THE MODERN HOUSE IN AMERICA
James Ford and Katherine Morrow Ford: THE MODERN HOUSE IN AMERICA. New York: Architectural Book Publishing Company, 1940. Fifth printing from 1946. Maroon cloth stamped in white. Photographically printed dust jacket. 134 pp. 322 black and white photographs and illustrations. Cover photograph by Ezra Stoller. Jacket spine sun-faded [as usual] and lightly rubbed. Vintage gift inscription on front free endpaper. Interior unmarked and very clean. An exceptional copy of a book rarely found in collectible condition --a nearly fine copy in a very good or better dust jacket.
8.75 x 11 hardcover book with 134 pages and 194 black and white photographs and 128 illustrations of residences designed by 44 architects. Each residence is represented by multiple black and white images and floorplans, as well as notes concerning the site, construction, exterior, interior, cost, as well as statements from the architects. This book highlights the primary examples of the International style in terms of residential architecture in the United States during the 1930s. One of THE classic pictorial records of modern residential architecture in Pre-war America.
This book spotlights some of the more buget-conscious, lesser-known structures of the period, thus supplying a more unique perspective than similar volumes that tend to showcase the iconic residences. In terms of decor, there is none of that Chippendale jive here-- every residential interior is decked out in full prewar, streamlined glory.
Includes statements by Pietro Belluschi, Gardner Dailey, Kenneth Day, William Deknatel, Harwell Hamilton Harris, C. F. Hegner, George Homsey, George Fred Keck, Herbert Lippmann, William Muschenheim, R. M. Schindler, George Patton Simonds, Raphael Soriano, Hugh Stubbins, Paul Thiry & Alban Shay, and Stanley Vallet.
Architects whose work appears in this volume include: Gregory Ain, Pietro Belluschi, Walter Bognar, Marcel Breuer, Gardner Dailey, Robert Davison, William Deknatel, Kenneth Day, Alden Dow, Roscoe DeWitt, Albert Frey, Michael Goodman, Philip Goodwin, Walter Gropius, Harwell Hamilton Harris, C. F. Hegner, George Homsey, George Howe, George Fred Keck, Carl Koch, A. Lawrence Kocher, Le Corbusier, William Lescaze, Herbert Lippmann, William Muschenheim, Clarence Mayhem, Richard Morse, Richard Neutra, G. Holmes Perkins, Peter Pfisterer, R. M. Schindler, George Patton Simonds, Alban Shay, Raphael Soriano, Morris Sanders, Edward Durell Stone, Hugh Stubbins, Paul Thiry, Frank lloyd Wright, William Wilson Wurster, and others.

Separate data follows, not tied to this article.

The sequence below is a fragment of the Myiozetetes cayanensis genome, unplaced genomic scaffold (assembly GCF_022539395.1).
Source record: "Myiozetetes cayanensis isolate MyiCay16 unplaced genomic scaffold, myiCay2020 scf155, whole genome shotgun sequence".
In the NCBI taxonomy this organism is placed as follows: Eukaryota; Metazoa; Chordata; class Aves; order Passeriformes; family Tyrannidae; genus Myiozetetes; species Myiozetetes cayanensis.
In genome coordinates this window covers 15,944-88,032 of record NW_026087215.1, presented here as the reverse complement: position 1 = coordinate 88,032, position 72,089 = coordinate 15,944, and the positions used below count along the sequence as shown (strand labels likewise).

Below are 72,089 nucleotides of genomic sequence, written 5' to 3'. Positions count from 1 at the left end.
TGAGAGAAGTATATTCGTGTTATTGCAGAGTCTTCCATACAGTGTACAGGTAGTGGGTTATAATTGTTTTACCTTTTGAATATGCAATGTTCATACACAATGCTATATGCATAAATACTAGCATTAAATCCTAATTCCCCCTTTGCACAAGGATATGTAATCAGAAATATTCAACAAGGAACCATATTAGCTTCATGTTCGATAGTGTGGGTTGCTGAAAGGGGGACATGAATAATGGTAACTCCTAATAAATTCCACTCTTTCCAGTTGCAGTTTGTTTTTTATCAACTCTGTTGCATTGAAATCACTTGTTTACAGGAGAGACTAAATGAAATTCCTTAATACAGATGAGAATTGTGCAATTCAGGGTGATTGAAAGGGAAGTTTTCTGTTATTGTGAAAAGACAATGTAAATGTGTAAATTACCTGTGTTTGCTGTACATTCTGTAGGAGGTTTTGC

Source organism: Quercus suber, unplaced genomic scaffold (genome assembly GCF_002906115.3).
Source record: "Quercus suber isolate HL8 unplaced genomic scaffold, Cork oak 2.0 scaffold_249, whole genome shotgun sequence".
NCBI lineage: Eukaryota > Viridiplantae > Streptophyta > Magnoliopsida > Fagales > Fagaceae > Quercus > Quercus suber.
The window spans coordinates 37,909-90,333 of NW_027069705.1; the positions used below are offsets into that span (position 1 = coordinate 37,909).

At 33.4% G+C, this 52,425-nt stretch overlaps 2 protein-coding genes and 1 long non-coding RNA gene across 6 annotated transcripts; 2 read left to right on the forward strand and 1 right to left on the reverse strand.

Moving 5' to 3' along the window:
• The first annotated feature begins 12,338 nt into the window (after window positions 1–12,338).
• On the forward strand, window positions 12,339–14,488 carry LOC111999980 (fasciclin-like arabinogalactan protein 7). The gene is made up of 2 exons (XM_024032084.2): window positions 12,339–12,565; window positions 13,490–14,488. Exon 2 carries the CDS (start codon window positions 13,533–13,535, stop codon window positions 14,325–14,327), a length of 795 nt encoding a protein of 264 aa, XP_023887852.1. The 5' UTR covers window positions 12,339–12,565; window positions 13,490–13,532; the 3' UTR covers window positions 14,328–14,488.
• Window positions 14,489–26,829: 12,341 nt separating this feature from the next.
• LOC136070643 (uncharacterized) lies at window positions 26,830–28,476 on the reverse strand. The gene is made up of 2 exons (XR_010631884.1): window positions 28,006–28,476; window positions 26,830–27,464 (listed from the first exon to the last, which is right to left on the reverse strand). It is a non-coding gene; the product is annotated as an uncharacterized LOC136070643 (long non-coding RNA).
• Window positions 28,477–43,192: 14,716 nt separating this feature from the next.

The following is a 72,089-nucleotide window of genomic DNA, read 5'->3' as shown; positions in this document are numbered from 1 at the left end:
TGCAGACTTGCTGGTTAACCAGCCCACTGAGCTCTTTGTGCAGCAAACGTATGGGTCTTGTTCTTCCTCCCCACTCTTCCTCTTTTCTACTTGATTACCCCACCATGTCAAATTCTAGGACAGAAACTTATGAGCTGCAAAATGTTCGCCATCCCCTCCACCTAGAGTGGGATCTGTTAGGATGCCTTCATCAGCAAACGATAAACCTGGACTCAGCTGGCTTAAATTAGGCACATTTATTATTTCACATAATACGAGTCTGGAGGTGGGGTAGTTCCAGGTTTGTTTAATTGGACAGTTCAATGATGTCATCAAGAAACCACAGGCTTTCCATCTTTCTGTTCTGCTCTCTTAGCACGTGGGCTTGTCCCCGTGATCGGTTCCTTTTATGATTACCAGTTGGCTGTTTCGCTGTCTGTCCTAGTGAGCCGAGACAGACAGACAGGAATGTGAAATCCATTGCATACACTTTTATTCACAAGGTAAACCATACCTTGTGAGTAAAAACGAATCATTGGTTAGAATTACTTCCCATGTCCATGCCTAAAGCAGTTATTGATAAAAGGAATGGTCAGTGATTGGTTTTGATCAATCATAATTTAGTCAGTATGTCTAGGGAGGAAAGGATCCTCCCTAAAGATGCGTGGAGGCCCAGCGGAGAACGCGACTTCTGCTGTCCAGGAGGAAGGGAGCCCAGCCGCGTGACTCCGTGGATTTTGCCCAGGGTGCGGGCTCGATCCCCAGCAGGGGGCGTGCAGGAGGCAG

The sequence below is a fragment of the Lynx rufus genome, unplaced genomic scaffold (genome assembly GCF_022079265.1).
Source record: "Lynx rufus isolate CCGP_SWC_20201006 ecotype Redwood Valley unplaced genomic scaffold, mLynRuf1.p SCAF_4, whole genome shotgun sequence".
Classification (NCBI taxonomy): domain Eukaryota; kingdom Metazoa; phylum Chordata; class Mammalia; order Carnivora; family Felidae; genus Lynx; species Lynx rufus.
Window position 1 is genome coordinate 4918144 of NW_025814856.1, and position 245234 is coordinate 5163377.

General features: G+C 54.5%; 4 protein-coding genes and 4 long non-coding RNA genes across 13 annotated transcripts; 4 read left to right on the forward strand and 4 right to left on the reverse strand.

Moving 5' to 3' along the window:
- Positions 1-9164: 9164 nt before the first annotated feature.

Photographers include Hedrich-Blessing, Julius Shulman, Ezra Stoller and others.
Philip Johnson, Alfred H. Barr, Jr. and Henry-Russell Hitchcock codified their observations about modern architecture in the 1932 landmark Museum of Modern Art show "The International Style: Architecture Since 1922." The show was profoundly influential and is seen as the introduction of modern architecture and architects Le Corbusier, Gropius, and Mies van der Rohe to the American public. The exhibition was also notable for a controversy: architect Frank Lloyd Wright withdrew his entries in pique that he was not more prominently featured.
As critic Pater Blake has stated, the importance of this show in shaping American architecture in the century "cannot be overstated." In the book accompanying the show, coauthored with Hitchcock, Johnson argued that the new modern style maintained three formal principles: 1. an emphasis on architectural volume over mass (planes rather than solidity) 2. a rejection of symmetry and 3. rejection of applied decoration. The definition of the movement as a "style" with distinct formal characteristics has been seen by some critics as downplaying the social and political bent that many of the European practitioners shared. The Fords expand on this premise in THE MODERN HOUSE IN AMERICA, as well as showcasing the best examples of the Americanized International Style Residential Architecture built before 1940.
A sample spread from this volume can be viewed here.
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